Compared with the control group, the relative expression of miR-363-3p in the miR-363-3p mimic group (2.053±0.397) was significantly increased [P=0.017 (<0.05)], and the relative expressions of STRA6 mRNA and STRA6 protein in the miR-363-3p mimic group (STRA6 mRNA: 0.215±0.007; STRA6 protein: 48.430±4.060) was significantly decreased [P=0.000 and P=0.001 (<0.05), respectively].
Compared with the control group, the relative expression of miR-363-3p in the miR-363-3p inhibitor group (0.057±0.009) was significantly decreased [P=0.002 (<0.05)] and the relative expressions of STRA6 mRNA and STRA6 protein in the miR-363-3p inhibitor group (STRA6 mRNA: 1.498±0.018 and STRA6 protein: 110.283±7.889) was significantly increased [P=0.000 and P=0.025 (<0.05), respectively] (Figures 2 and 3).
The cell proliferation assay results demonstrated no statistically significant difference in rat lung alveolar type II cell proliferation between the control and NC groups at 12, 24, 36, or 48 hours post-transfection (12 hours: 0.720±0.034 “versus” 0.721±0.033, P=0.982; 24 hours: 1.202±0.046 “versus” 1.238±0.081, P=0.513; 36 hours: 1.705±0.034 “versus” 1.703±0.040, P=0.959; 48 hours: 2.174±0.066 “versus” 2.138±0.078, P=0.535).
Compared with the control group, rat lung alveolar type II cell proliferation was significantly decreased in the miR-363-3p mimic group at 12, 24, 36, and 48 hours post-transfection (12 hours: control “versus” 0.623±0.023, P=0.003; 24 hours: control “versus” 0.875±0.057, P=0.000; 36 hours: control “versus” 1.342±0.069, P=0.000; 48 hours: control “versus” 1.772±0.037, P=0.000.). Rat lung alveolar type II cell proliferation was significantly increased in the miR-363-3p inhibitor group compared with the control group at 24, 36, and 48 hours post-transfection (24 hours: control “versus” 1.460±0.065, P=0.001; 36 hours: control “versus” 1.928±0.025, P=0.000; 48 hours: control “versus” 2.700±0.064, P=0.000) (Figure 4).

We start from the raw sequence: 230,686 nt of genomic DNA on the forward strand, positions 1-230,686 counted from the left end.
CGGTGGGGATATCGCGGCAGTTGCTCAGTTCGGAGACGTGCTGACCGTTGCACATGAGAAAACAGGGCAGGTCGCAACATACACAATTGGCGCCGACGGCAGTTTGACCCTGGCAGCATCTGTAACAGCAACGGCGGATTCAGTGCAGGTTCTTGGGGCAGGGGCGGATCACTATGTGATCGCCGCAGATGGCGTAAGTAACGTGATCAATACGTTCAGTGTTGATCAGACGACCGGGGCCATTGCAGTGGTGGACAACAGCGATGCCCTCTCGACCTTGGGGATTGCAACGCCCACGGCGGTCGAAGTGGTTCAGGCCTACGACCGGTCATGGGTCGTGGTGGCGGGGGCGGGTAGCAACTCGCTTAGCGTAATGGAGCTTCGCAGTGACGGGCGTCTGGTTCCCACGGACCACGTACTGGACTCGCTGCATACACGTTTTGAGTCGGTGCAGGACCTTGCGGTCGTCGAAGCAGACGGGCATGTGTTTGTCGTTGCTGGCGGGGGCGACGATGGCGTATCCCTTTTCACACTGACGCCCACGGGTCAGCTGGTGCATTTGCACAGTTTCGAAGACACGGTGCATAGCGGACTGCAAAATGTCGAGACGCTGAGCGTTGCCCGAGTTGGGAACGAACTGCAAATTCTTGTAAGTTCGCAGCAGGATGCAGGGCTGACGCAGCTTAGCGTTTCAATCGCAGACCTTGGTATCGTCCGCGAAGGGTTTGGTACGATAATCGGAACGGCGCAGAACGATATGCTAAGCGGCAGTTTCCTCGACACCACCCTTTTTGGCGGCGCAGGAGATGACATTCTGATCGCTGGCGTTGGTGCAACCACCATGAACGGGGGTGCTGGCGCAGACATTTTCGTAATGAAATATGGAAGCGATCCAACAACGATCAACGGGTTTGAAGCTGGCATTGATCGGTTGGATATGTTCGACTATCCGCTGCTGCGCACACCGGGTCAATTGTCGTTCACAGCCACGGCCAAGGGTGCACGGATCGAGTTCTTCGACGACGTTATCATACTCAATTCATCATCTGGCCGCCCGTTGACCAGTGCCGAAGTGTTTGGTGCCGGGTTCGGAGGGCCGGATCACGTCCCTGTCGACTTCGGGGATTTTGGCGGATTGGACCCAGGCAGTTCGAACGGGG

miR-363-3p induces cell apoptosis by increasing cellular oxidative stress and G1-phase cell cycle arrest
Flow cytometry analysis of cell apoptosis demonstrated that the percentages of apoptotic cells (Q2-2 + Q2-4) in the control group, NC group, miR-363-3p mimic group, and miR-363-3p inhibitor group were 8.93%, 9.10%, 21.49%, and 4.64%, respectively. The percentage of apoptotic cells in the miR-363-3p mimic group increased by 12.56% compared with that of the control group (21.49% versus 8.93%). The percentage of apoptotic cells in the miR-363-3p inhibitor group was decreased by 4.29% compared with that of the control group (8.93% “versus” 4.64%) (Figure 5).
Flow cytometry analysis of the oxidative stress level results showed that the oxidative stress levels in the control group, NC group, miR-363-3p mimic group, and miR-363-3p inhibitor group were 27.03%, 29.53%, 39.53%, and 19.45%, respectively. The oxidative stress level in the miR-363-3p mimic group was increased by 12.50% compared with that of the control group (39.53% “versus” 27.03%). The oxidative stress level in the miR-363-3p inhibitor group was decreased by 7.58% compared with that of the control group (27.03% “versus” 19.45%) (Figure 6).